In fact, in many ways, The Two Doctors feels like the jumping off point for the Virgin New Adventures and Missing Adventures ranges.
Even with the casual dismissal of the First Law of Time and similarly sketchy disposal of temporal displacement, the Second Doctor’s appearance here is one of his most interesting. What a wonderful thing that Patrick Troughton enjoyed The Five Doctors so much that he volunteered to come back. While his character does look noticeably greyer than he did in The Five Doctors, a timing for the adventure is almost given. The TARDIS crew have dropped Victoria off, so in season terms it would clearly takes place during the first portion of Season Five.
The horribly confusing element comes from the fact that the Doctor has been dispatched, with companion no less, on a mission for the Time Lords. It’s this total contradiction of the The War Games that led to speculation that there was a Season 6b – a suggestion now taken to be as near as possible to canon. Of course, this builds on his presence in front of Time Lords in both The Three Doctors and The Five Doctors (The First Doctor too). It also helps explain – or doesn’t at all if you think about it – how the Second Doctor knows that Jamie’s memories were wiped when the Dark Tower tried to deceive him in The Five Doctors. There’s also the small fact thatthe Second Doctor’s TARDIS looks a lot different in this adventure. (There’s one of the oddest things – that the adventure starts off with the Second Doctor in flight, in black and white – not the greatest reflection on the Sixth Doctor). As a recruit of the Time Lord’s Celestial Intervention Agency, it seems a fair enough explanation for the Second Doctor getting his hands on a Stattenheim remote control device that the Sixth Doctor can’t remember.
Surely the only feasible explanation is that following the War Games (or just before the end), the Second Doctor and Jamie are used as agents by the Time Lords, during which they pick up Victoria again and all the Second Doctor’s multi-Doctor stories take place. Phew. Presumably they knew that a sentence would be carried out at the end of this, but were happy to become agents anyway.
It does raise a few neat points – that, while part of the civil service establishment, the first Doctor undertook various diplomatic missions for the Time Lords. There can’t have been that many. And it’s not worth considering how that Gallifreyan timeline fits in with these advanced non-humans of the third Zone. While it’s imperative that little is revealed about the Doctor, Holmes continues to build up Time Lord civilisation– this time bringing the Rassilon imprimatur and murky levels of observation and control to temporal intrigue. It wouldn’t be a multi-Doctor story, nor an anniversary nod, without a little addition to the myths of Rassilon, Omega and the Ancient Gallifreyans. As usual, and as would be picked up in his next and final script for the series, there are few Who writers who can dig out such dark aspects from the Time Lords.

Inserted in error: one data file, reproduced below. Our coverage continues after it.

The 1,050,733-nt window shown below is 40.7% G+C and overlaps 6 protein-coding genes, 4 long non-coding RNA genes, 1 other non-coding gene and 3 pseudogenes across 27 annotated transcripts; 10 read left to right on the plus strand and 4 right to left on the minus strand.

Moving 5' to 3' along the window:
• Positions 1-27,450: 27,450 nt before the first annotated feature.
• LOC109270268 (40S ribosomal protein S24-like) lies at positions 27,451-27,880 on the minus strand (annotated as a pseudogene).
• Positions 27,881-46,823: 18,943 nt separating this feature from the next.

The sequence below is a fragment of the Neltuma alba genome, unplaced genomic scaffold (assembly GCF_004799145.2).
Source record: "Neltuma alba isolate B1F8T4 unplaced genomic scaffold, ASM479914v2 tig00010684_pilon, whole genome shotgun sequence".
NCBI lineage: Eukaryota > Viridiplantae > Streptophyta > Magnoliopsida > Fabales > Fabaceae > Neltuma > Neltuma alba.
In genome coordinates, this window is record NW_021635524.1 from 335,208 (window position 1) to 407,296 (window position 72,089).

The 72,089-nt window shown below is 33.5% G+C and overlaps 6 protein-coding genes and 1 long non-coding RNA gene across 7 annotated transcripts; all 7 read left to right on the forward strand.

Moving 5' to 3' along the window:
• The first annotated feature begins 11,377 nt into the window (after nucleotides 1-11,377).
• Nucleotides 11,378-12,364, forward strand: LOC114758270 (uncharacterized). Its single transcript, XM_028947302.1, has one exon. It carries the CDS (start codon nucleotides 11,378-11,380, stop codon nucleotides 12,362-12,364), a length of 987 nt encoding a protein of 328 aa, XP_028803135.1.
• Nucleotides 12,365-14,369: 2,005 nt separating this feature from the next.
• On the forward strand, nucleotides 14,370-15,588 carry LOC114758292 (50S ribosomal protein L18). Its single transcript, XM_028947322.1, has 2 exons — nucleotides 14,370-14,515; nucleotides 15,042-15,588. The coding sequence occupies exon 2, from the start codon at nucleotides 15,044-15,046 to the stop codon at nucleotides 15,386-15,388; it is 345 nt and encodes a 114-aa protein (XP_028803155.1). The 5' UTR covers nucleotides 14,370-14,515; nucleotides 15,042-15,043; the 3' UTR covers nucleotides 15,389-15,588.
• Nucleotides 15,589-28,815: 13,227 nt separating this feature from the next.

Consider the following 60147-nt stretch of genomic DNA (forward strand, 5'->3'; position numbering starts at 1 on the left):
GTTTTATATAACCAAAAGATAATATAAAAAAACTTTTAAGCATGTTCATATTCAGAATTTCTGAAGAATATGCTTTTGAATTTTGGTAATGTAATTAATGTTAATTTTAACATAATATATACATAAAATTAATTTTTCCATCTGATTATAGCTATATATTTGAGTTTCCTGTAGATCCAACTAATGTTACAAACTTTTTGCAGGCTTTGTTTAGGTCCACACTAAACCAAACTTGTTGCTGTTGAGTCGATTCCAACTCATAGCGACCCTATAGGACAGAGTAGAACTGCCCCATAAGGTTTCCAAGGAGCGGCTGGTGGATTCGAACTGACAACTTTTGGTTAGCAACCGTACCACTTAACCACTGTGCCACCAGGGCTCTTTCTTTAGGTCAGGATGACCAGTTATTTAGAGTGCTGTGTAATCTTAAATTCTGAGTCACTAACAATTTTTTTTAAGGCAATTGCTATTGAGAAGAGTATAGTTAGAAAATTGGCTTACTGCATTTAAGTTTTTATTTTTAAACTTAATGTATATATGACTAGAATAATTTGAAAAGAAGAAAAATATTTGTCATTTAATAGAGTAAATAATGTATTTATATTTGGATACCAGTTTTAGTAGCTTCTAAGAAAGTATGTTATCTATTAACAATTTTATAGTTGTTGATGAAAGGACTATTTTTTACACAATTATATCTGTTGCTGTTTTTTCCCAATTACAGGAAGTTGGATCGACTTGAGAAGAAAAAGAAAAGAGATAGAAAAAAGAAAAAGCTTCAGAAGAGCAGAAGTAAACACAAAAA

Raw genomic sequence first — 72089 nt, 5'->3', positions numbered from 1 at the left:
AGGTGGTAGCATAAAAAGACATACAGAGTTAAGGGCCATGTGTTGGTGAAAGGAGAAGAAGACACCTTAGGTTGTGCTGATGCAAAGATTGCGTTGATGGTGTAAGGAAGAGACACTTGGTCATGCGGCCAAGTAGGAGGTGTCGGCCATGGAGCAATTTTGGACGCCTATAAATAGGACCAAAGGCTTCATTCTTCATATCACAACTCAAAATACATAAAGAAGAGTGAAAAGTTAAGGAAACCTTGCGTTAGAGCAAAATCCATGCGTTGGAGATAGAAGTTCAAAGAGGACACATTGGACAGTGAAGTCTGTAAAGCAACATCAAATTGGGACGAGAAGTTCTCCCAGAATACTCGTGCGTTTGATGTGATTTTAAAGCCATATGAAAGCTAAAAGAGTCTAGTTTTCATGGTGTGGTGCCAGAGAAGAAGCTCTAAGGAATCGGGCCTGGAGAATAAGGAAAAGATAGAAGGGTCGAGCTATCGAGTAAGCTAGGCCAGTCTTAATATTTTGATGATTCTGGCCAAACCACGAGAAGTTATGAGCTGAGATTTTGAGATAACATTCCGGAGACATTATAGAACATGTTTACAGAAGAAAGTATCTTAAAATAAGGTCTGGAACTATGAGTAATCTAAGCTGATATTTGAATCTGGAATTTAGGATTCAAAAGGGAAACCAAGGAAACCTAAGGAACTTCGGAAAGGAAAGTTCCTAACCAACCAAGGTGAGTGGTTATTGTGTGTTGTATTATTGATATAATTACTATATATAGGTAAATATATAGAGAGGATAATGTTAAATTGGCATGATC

Sure, the Jamie as marooned and feral beast plot may be overlooked, but Holmes doesn’t overcook it. It makes for a mean and neat line running through the piece, accompanied by the staple computer versus intruders and simulated deaths. The Androgums are a wonderfully sketched primitive species, mainly down to casting, but Shockeye also highlights some of the series’ faults. The death of Oscar is all very well and Hamlet, but it’s also shockingly violent. Unfortunately, Holmes and Saward’s agenda just fed the show’s critics.
On the whole, the Two Doctors is considered favourably in the Sixth Doctor’s short run. It’s a solid and fascinating story, even if it could have made an easy four-parter and the Seville filming is rather unnecessary. It’s a shame that the Doctors don’t see more of each other, but that allows for companion swapping and an easy sense of menace. No fading out of existence here, it’s all down to Colin Baker’s performance. And when the Doctors do meet it’s a bit of a delight. Few Doctors lend themselves to mangling tenses and pronouns like the Sixth Doctor and in that initial “snap” meeting – just catch the quick glance that the Second Doctor flashes over his successor’s coat. Patrick Troughton, a delight as ever. In fact we’re rather lucky to have The Two Doctors at all – and at least it claimed a prize figure when Holmes, rarely, adapted it to be the 100th TARGET novelisation.
Dimensions in Time (Special, 1993)